The process of being able to buy and sell over the internet is known as electronic commerce. In the case of the food shopping online we have the business to the consumer (B2C) process. The ‘global figure for online sales of food and drinks is estimated between US$20 bn and US$30 bn’ (www.companiesandmarkets.com).
The online grocery retailing markets currently dominated by the UK and the US estimated at 75% of the world total in 2009. On the other hand online and internet activities only make up 1.5% of the global retail grocery market.
For main food shopping, various influences determine the actions of customers. These include travel choices which are likely to be influenced by having to carry heavy bags, as well as the closeness of the retail store. ‘According to Procter & Gamble, traditional in-store shoppers who pick, pack, and deliver their own products now save the industry approximately 13 percent of the total cost of sales’
For e-grocers, the more deliveries in a specified area, the lower the costs per delivery. But despite its impressive figures and growth, online retailing only accounts for 3% of sales of the total UK grocery sector, making it a niche channel in the broader context. (Mintel 2009) In addition, food and groceries remain far behind non-food items where online retailing market is concerned, with consumers using the internet most frequently for booking holidays, downloading music, as well as accommodation.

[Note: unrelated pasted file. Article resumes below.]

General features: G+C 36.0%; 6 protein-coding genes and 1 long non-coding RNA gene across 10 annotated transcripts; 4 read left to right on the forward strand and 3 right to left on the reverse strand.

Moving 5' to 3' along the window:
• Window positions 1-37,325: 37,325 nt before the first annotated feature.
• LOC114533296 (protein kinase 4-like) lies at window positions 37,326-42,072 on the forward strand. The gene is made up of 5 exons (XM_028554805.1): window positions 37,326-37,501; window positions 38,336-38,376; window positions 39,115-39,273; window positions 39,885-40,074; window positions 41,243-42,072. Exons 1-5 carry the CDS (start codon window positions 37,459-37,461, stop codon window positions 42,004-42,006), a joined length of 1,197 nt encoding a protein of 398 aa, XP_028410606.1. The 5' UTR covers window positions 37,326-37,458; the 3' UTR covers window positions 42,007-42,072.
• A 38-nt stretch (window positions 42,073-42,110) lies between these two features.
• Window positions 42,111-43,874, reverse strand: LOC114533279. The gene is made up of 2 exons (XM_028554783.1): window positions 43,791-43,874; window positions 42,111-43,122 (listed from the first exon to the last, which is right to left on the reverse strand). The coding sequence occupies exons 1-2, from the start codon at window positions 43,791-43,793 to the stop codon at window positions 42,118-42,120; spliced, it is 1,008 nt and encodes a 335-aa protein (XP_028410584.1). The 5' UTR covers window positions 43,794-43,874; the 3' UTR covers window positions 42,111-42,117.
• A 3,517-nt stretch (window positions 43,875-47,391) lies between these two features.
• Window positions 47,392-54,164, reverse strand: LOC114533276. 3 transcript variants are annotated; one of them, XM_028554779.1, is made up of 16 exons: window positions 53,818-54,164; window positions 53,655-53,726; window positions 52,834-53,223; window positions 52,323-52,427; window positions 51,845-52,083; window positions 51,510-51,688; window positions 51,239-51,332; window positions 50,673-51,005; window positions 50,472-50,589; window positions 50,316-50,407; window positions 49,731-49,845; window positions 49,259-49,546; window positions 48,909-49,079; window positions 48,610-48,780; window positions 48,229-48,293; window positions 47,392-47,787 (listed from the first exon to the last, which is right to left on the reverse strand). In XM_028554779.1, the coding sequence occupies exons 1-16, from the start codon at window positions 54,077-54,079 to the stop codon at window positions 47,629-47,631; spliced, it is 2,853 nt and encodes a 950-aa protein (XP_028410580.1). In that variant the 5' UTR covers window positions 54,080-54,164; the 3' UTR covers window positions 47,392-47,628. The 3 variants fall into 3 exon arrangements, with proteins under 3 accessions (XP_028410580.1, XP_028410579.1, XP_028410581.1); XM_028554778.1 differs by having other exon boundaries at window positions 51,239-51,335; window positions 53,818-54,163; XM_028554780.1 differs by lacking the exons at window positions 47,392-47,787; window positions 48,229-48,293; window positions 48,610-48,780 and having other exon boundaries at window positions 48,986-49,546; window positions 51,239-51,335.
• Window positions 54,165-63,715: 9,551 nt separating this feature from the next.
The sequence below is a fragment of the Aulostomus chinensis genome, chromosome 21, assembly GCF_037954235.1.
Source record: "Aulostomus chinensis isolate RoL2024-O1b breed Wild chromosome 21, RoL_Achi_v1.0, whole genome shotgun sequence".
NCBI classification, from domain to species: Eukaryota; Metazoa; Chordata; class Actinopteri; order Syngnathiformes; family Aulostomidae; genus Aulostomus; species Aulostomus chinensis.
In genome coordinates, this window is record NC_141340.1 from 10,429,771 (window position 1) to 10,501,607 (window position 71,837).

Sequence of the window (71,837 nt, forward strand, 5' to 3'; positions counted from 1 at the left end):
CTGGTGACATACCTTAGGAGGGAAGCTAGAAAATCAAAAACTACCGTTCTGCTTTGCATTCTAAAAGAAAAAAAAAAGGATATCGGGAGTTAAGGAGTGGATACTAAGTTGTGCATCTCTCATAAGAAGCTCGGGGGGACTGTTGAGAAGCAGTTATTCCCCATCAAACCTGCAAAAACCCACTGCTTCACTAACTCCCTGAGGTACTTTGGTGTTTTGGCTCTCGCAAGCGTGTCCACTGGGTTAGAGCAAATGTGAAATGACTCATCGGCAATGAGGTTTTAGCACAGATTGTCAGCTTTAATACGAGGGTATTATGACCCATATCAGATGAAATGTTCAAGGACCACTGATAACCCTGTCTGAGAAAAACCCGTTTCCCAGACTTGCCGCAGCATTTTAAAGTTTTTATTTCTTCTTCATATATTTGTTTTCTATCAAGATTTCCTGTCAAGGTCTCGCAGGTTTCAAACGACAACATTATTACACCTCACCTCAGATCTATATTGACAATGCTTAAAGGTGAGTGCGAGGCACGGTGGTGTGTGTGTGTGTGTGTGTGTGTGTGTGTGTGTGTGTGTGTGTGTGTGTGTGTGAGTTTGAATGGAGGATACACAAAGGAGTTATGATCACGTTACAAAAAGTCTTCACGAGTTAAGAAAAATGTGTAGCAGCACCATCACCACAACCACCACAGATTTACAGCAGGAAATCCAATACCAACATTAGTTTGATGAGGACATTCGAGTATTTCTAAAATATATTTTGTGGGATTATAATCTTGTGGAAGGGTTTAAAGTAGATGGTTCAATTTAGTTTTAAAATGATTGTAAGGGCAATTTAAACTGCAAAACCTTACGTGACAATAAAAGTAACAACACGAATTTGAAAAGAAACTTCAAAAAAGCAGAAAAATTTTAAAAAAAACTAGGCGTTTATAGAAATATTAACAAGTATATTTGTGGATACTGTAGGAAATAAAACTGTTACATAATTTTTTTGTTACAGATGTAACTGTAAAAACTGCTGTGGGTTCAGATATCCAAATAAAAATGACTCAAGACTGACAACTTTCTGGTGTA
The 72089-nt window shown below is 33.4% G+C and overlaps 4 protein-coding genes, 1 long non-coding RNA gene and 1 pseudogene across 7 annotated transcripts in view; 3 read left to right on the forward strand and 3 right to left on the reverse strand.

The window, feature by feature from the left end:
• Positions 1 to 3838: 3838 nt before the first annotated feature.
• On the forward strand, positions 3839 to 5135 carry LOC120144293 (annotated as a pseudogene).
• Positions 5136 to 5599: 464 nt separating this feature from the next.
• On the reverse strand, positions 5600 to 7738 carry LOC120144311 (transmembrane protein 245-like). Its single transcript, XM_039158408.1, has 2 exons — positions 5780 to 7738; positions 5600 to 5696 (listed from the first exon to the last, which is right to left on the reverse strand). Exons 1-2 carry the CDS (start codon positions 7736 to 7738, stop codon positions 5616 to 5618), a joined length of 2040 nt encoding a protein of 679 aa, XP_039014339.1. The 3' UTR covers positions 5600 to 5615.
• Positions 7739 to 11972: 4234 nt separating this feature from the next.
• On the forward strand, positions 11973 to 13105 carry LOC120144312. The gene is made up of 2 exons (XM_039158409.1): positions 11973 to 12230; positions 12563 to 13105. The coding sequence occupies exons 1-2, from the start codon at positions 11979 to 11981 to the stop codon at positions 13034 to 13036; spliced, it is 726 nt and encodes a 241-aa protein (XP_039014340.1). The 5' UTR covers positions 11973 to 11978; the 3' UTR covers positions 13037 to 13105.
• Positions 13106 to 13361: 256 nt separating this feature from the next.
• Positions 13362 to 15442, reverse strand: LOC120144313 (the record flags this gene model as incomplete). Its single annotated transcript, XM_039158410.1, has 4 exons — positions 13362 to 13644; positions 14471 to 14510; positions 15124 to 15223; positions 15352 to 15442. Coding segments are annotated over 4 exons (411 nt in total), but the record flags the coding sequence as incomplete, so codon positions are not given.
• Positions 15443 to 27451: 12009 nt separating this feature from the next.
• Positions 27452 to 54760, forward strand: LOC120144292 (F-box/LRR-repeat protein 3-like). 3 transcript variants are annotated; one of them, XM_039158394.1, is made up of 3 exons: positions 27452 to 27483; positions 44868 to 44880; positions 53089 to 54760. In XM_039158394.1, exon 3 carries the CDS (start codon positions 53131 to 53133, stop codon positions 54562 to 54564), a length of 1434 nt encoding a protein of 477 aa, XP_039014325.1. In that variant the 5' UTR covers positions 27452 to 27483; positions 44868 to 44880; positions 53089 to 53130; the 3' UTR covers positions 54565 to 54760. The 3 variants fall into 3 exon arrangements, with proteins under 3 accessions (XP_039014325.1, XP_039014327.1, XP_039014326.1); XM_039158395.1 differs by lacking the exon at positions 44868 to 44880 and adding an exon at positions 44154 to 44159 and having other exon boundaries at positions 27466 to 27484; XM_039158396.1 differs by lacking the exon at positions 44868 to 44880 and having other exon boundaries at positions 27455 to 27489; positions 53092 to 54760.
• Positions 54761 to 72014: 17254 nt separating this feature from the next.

The supermarket home delivery service was initially sparked in the late 1990s when Iceland (the frozen food retailer) launched its delivery only service where customers had to select the products in store, but a delivery van would then deliver the items.Icelandwas soon emulated by others on the industry: The likes of Tesco, Asda and Sainsbury’s began to offer online ordering and home delivery of groceries for a charge and they were closely followed by the online (only) food retailer Ocado.
The advantage to have this service is that it allows the grocery retailer to monitor the shopping patterns of their customers allowing them to advertise particular specific products to particular customers based on their previous choices in the shopping basket. There are also websites that offer to compare prices across the board. But evidently this can be tiresome and cumbersome to check on prices for a shopping trolley. With three out of five (61%) online grocery shoppers using more than one online store for their food shopping but half (49%) would like to try other supermarket websites, but many are put off by the perceived effort involved. (IGD 2010)
Online Shopping 2009, published by international grocery analysts IGD, also found that 30% of online grocery shoppers purchase less often than once a month, 24% intend to try an alternative online supermarket in three next three months, and 25% would like to but are put off by the effort involved, whilst 34% expect to shop in a variety of outlets, including online, in the next 5-10 years (compared to 27% in 2007) A further 34% expect to only shop in a supermarket for everything, and 7% expect to shop just online for food and groceries’. (IGD 2010)